It has been quite the full month. The period of shloshim for all who perished on October 7 – including Hayim Katsman z”l – ends this Monday morning. This shabbat is the four week mark of this awful nightmare with so many layers upon layers of grief. The period of mourning keeps getting reset every day, every hour, every minute. The grief that comes from death, like water, can fill all available space in its given container – us. And it is compounded when realizing that the grief is so multidimensional. It is not just grief over the nearly 11,000 lives lost in these four weeks so far, but also the communal bonds broken, the relationships ended, the doors closed and locked, the hopes shattered, the binaries calcified, the trust lost.
I write this among such brokenness. The ruins that are being multiplied daily.
This week’s parasha is simply too spot on for me. I choose not to dwell for long in the tragic irony of Abraham pleading with G-d saying: “will you indeed sweep away the innocent along with the wicked?” No. I cannot hold that sort of irony right now.
Instead I will address those of us who are feeling like communal homes of ours have been or are being destroyed. In so many settings, I have been with others while we grieve the loss of spaces we once thought were a home for us. A family member, a friend, a co-worker, a neighbor, a rabbi. A social club, a professional association, a parent’s listserv, a social media account, an organizing space. Left and right I am seeing the breakdown and recalibration of individuals and communities as new boundaries are drawn, tent poles relocated, walls erected. Our communication and our capacity to hear and listen to one another – and hold the dissonance we are experiencing – can simply be too much.
In the parasha, Lot and his family, having been resettled after being freed from captivity, were now established in Sodom, their needs seemingly met. How fragile, though, home can be sometimes. It is not long before he is given safe passage to flee just as his new home is destroyed. And in his fleeing, he is told to not even look back.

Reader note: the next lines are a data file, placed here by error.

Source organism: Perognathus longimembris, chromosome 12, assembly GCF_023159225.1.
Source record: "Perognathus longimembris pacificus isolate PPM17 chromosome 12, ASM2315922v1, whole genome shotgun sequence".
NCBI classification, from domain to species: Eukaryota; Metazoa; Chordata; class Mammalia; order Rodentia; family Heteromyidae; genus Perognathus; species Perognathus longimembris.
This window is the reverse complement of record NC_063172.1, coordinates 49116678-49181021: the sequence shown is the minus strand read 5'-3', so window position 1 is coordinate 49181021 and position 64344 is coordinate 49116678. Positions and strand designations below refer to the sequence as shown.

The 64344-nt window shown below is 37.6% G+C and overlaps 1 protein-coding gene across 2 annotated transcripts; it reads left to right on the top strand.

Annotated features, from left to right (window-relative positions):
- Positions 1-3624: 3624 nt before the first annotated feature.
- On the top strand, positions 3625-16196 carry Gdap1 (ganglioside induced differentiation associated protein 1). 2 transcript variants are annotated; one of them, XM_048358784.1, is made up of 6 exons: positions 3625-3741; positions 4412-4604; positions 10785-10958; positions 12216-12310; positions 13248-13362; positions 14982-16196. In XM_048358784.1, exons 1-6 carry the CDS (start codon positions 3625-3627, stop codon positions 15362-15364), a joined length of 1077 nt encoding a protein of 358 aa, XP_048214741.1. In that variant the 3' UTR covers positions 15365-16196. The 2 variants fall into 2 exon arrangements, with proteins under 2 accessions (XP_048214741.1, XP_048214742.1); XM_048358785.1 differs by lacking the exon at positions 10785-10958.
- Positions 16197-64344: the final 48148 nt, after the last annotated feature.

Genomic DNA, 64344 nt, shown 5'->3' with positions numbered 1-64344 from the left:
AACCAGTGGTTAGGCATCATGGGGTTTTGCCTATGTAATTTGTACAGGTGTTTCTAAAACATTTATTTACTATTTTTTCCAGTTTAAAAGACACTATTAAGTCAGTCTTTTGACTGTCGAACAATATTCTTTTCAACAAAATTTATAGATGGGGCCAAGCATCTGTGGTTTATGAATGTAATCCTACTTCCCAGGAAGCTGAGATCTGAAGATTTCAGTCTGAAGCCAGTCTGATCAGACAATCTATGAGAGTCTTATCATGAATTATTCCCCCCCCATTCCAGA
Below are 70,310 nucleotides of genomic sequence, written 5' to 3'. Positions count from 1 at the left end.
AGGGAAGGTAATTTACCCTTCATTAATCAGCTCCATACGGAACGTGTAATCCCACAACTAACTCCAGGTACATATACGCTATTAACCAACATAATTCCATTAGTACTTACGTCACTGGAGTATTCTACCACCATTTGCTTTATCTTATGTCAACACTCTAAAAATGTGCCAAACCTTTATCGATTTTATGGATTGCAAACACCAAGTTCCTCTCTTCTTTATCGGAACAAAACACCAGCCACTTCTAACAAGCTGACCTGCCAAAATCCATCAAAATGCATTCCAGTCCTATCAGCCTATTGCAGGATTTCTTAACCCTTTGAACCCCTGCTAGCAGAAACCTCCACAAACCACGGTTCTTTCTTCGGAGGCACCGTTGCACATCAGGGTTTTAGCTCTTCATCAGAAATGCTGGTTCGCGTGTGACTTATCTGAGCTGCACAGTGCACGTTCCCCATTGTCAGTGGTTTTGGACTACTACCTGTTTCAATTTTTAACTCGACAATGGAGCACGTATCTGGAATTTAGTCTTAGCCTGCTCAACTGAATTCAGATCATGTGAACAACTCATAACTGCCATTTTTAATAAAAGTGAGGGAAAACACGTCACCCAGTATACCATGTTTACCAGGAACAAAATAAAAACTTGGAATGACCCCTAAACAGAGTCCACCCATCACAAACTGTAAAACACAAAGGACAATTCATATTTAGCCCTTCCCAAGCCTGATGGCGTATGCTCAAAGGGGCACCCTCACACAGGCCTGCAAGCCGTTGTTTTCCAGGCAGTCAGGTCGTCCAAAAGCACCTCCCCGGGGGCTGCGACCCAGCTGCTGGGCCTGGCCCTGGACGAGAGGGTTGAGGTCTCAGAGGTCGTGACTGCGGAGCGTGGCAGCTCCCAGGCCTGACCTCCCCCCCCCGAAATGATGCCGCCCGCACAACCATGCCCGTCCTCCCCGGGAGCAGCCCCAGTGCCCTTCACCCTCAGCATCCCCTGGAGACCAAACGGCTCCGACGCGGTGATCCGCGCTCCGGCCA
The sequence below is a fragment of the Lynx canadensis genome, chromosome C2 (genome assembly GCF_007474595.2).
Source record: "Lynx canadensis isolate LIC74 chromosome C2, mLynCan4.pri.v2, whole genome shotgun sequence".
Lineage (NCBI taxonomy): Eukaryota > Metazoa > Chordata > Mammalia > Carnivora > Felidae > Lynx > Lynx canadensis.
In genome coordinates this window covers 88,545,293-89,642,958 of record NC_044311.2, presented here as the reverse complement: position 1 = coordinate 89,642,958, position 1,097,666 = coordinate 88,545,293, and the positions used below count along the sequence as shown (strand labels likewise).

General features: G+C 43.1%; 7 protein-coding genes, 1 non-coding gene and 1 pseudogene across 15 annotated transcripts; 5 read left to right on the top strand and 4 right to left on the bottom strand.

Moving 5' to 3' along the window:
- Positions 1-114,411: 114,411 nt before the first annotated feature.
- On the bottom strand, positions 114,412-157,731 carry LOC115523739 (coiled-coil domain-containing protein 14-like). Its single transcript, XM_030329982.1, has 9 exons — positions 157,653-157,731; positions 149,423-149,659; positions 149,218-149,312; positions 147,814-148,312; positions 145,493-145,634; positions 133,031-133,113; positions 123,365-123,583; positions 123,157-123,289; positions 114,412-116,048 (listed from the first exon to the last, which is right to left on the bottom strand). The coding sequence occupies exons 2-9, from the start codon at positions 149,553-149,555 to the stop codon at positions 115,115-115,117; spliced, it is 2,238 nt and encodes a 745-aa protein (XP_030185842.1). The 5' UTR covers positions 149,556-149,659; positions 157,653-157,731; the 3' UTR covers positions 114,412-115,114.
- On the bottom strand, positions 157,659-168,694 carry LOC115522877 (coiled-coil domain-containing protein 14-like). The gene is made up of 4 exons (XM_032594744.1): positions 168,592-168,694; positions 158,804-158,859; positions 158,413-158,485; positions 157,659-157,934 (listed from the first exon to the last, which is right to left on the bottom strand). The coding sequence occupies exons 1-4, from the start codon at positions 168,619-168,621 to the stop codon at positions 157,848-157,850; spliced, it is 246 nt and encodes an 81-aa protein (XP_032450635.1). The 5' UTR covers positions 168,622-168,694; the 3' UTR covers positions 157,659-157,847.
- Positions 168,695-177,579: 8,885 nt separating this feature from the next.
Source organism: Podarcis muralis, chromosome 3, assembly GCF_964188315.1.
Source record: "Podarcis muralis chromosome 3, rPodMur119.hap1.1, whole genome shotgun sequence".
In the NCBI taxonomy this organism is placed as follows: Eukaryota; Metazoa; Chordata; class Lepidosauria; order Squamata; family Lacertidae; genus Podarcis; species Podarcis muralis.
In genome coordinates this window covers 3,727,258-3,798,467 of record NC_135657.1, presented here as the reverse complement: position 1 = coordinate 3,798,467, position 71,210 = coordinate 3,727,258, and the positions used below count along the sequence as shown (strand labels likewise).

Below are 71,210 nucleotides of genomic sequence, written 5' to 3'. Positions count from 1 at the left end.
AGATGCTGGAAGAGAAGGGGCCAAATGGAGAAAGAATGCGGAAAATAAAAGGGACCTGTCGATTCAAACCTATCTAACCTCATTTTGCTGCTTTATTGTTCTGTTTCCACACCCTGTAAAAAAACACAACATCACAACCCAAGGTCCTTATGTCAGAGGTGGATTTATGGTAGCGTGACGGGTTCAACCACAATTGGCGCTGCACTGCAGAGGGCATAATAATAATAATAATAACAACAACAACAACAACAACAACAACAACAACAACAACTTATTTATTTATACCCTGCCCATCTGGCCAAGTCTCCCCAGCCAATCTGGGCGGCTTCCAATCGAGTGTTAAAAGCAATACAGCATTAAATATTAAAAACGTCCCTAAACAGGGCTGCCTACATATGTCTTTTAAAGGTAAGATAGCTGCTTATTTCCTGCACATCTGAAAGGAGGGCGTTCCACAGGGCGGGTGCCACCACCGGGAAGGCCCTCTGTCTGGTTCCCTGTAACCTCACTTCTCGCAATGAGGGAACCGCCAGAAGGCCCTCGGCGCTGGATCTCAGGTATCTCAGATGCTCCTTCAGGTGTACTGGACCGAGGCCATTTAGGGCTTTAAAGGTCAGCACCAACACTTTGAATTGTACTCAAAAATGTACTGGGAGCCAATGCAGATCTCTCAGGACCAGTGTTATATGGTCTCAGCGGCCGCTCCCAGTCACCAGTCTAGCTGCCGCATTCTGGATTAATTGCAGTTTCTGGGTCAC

The flow of Jewish life and Jewish communal affiliation is at times more and less fluid. Violence raging in Israel/Palestine often causes times of stormy fluctuation and flow. While some of us might ride the wave intentionally, not looking back, others can easily be swept up in the current and find ourselves adrift. Without mooring. I will repeat what I said on Tuesday to the Geogroup listservs:
…if you have a reflection on the last [four] weeks you would like to share – about the world, yourself, your orbit, or especially about Kadima, my words [or] actions – I really want to connect. Sign up on my calendar here or just be in touch. I have said some version of this to new folks at Kadima recently: “I am so glad Kadima is resonating with you lately. If Kadima ever stops resonating with you, please let me know. It is important that we meet each other where we are at and have opportunities to express when that isn’t happening.” So may that be true for anyone and everyone at Kadima, no matter how long you’ve been here.
There are so many Kadima members taking action. So so many. In so many different ways. Some as individuals, some as collectives. And while members of Kadima take powerful action, Kadima itself continues to move slowly and cautiously – wanting to find each other and ourselves as we go. Needing to hold the breadth of our anti-occupation tent, we have thus far opted for holding space for grief and mourning while also moving along our thinking while staying connected. On Sunday we will host a space for all Kadima members (and those considering Kadima membership) to discuss how Kadima can take action as a community – grounded in agreements that hold the nexus of our people and our values. Kadima has a brilliant history of agreement regarding Israel/Palestine through the eras. It is time to rediscover Kadima’s unique addition to the ecosystem of work being done for justice and peace in Israel/Palestine. We need you to ensure we do so not just with our full breadth, but also the depth only our full membership can bring. Together we offer something unique and important, and it will best be realized together.
I hope to see you soon – whether for Shabbat morning services tomorrow, lunch which follows featuring Baklava from Alida's Bakery, Sunday’s community meeting, or a learning session in the week to come. For now, shabbat shalom, especially to all those in Kadima who put their bodies on the line this morning in the name of a ceasefire. May we have healing and rest and may our courage be celebrated!